Also, they may start developing gender-specific mannerisms. For example, your little girl may start showing interest in dressing, makeup, and other feminine things, while your boy may want to indulge in activities like skating, sports, or bike riding that give him a rush. These, however, vary largely with personality traits.
Your children may begin thinking about romantic relationships – how they see their peers from the opposite sex also changes. They may get aroused when they watch a romantic scene on TV, and get attracted to the opposite sex.
Ways to deal with your Teenager child
Here are some ideas to help you support your child’s social and emotional development.
Supporting social and emotional development in adolescence
Social and emotional changes are part of your child’s journey to adulthood. You have a big role to play in helping your child develop grown-up emotions and social skills. Strong relationships with family and friends are vital for your child’s healthy social and emotional development.
Be a role model
You can be a role model for positive relationships with your friends, children, partner and colleagues. Your child will learn from seeing relationships that have respect, empathy and positive ways of resolving conflict.
You can also role-model positive ways of dealing with difficult emotions and moods. For example, there’ll be times when you’re feeling cranky, tired and unsociable. Instead of withdrawing from your child, you could say, ‘I’m tired and cross. I feel I can’t talk now without getting upset. Can we have this conversation after dinner?’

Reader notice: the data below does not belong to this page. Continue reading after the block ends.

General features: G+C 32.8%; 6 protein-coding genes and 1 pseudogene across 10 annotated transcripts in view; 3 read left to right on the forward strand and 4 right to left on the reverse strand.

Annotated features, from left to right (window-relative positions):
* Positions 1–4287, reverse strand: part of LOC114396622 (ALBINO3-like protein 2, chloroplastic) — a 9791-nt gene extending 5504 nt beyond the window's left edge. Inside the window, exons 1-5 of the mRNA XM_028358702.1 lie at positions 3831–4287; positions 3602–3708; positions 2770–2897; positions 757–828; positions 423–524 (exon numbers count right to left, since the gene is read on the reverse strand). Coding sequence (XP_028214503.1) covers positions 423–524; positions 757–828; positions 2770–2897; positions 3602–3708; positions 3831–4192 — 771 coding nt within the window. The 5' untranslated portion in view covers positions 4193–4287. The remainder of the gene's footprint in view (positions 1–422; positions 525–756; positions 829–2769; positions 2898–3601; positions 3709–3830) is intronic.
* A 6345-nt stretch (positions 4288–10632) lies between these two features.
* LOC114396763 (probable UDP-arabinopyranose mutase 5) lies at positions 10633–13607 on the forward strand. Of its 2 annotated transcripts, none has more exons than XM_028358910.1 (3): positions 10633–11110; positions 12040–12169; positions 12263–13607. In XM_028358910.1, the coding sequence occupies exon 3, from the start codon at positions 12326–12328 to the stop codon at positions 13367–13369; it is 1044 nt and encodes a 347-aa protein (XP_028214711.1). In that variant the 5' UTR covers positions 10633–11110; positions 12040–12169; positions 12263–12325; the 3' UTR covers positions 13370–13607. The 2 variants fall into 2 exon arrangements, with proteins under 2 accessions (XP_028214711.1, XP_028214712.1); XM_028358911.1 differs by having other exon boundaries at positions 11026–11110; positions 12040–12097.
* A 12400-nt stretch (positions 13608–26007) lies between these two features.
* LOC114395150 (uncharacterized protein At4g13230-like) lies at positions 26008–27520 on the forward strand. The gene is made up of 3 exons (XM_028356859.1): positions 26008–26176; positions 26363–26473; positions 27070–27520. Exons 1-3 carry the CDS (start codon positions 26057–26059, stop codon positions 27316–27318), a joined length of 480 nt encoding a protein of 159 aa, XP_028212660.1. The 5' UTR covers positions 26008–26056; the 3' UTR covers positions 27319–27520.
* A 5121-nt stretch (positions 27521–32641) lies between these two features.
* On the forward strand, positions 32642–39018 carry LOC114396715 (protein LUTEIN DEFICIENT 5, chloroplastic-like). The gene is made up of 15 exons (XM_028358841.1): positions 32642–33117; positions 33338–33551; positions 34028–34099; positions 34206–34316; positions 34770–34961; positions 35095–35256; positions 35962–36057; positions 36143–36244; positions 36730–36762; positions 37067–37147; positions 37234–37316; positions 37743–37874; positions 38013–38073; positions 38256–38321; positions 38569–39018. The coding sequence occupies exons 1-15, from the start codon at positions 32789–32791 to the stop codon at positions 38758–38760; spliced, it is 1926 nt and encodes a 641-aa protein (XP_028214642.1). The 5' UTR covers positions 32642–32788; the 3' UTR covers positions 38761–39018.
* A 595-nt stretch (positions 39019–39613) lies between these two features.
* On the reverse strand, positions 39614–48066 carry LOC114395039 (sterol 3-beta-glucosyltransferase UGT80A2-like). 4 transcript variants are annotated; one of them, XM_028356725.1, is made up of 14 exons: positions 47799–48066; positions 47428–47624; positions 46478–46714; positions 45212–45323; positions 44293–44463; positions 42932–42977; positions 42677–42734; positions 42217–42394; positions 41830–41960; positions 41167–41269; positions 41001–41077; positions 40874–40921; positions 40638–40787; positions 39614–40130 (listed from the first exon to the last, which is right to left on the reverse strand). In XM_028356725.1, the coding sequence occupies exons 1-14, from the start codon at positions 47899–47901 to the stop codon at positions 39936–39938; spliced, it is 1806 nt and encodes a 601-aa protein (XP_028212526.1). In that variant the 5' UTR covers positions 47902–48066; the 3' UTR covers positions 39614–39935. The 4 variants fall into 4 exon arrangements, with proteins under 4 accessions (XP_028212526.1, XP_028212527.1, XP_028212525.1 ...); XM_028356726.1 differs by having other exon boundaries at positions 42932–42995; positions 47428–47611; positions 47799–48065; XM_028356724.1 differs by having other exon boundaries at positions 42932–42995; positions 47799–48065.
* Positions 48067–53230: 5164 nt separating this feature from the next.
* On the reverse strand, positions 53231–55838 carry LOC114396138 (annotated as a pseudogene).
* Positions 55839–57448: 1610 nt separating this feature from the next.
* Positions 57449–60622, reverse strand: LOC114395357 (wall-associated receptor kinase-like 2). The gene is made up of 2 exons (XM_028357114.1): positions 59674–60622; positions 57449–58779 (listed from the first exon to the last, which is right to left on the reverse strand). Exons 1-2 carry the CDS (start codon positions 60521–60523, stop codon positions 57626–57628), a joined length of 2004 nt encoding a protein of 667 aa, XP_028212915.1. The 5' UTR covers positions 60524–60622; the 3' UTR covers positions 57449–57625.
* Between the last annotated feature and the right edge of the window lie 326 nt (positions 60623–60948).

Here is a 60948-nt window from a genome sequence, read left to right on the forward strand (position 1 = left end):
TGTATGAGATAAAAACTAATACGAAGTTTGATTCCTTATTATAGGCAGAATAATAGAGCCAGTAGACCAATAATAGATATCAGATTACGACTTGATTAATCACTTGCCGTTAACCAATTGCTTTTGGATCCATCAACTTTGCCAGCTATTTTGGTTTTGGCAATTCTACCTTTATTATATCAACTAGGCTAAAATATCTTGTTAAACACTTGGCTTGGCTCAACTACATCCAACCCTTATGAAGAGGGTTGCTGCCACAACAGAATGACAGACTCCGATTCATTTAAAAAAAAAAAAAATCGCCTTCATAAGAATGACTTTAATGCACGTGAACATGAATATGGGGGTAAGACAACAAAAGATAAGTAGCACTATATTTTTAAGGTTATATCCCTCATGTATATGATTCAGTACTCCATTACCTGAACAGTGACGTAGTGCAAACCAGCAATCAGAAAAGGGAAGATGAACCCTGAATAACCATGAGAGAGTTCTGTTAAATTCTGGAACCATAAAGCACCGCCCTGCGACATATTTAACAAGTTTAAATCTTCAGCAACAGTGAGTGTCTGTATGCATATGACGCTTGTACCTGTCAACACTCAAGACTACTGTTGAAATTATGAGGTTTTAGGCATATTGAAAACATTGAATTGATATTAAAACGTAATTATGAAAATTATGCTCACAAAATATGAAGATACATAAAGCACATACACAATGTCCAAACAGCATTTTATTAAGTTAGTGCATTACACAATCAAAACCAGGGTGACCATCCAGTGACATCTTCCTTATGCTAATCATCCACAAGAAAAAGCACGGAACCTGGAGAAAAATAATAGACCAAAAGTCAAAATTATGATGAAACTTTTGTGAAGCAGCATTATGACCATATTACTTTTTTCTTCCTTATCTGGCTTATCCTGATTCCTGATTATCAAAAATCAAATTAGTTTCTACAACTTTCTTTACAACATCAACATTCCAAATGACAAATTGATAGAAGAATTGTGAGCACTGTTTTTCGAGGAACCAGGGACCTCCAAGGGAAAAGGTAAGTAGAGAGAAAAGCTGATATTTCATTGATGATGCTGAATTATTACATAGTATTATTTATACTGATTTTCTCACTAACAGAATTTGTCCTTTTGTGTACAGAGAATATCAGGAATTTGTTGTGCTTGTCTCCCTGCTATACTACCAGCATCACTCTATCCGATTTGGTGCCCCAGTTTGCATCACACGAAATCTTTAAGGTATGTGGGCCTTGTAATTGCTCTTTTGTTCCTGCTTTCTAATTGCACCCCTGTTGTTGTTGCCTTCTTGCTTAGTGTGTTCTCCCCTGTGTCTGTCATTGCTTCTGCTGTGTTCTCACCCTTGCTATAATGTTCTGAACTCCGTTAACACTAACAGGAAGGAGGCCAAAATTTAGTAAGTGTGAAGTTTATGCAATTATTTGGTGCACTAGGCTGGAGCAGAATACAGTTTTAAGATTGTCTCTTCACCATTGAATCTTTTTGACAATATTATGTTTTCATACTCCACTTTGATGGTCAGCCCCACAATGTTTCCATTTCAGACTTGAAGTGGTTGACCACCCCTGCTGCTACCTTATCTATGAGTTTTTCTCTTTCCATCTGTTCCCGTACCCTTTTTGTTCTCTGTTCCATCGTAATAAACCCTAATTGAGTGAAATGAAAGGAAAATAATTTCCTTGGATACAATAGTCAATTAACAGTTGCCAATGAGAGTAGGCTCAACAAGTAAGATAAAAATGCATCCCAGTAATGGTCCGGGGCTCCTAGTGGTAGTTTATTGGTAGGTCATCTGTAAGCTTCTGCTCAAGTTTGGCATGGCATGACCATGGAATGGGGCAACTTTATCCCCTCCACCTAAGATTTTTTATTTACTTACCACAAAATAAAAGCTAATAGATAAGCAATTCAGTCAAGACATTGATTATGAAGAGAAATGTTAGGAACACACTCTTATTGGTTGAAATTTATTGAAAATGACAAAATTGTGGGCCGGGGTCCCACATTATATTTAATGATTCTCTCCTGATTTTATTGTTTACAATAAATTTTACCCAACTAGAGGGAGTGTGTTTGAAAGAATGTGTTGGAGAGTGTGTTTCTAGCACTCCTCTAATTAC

(Read: Know how to Discipline your a Teenager)
Get to know your child’s friends
Getting to know your child’s friends and making them welcome in your home will help you keep up with your child’s social relationships. It also shows that you recognise how important your child’s friends are to your child’s sense of self.If you’re concerned about your child’s friends, you might be able to guide your child towards other social groups. But banning a friendship or criticising your child’s friends could have the opposite effect. That is, your child might want to spend even more time with the group of friends you’ve banned.
Listen to your child’s feelings
Active listening can be a powerful way of strengthening your relationship with your child in these years.To listen actively, you need to stop what you’re doing when your child wants to talk. If you’re in the middle of something, make a time when you can listen. Respect your child’s feelings and try to understand his perspective, even if it’s not the same as yours. For example, ‘It sounds like you’re feeling left out because you’re not going to the party on Thursday night’.
Be open about your feelings
Telling your child how you feel when she behaves in particular ways helps your child learn to read and respond to emotions. It also models positive and constructive ways of relating to other people. It can be as simple as saying something like ‘I felt really happy when you invited me to your school performance’.
Talk about relationships, sex and sexuality
If you talk about relationships, sex and sexuality in an open and non-judgmental way with your child, it can promote trust between you. But it’s best to look for everyday times when you can easily bring up these issues rather than having a big talk.
When these moments come up, it’s often good to find out what your child already knows. Correct any misinformation and give the facts. Use the conversation as a chance to talk about appropriate sexual behaviour. And let your child know you’re always available to talk about questions or concerns.
Also read: Is your Teenager having behavioral issues?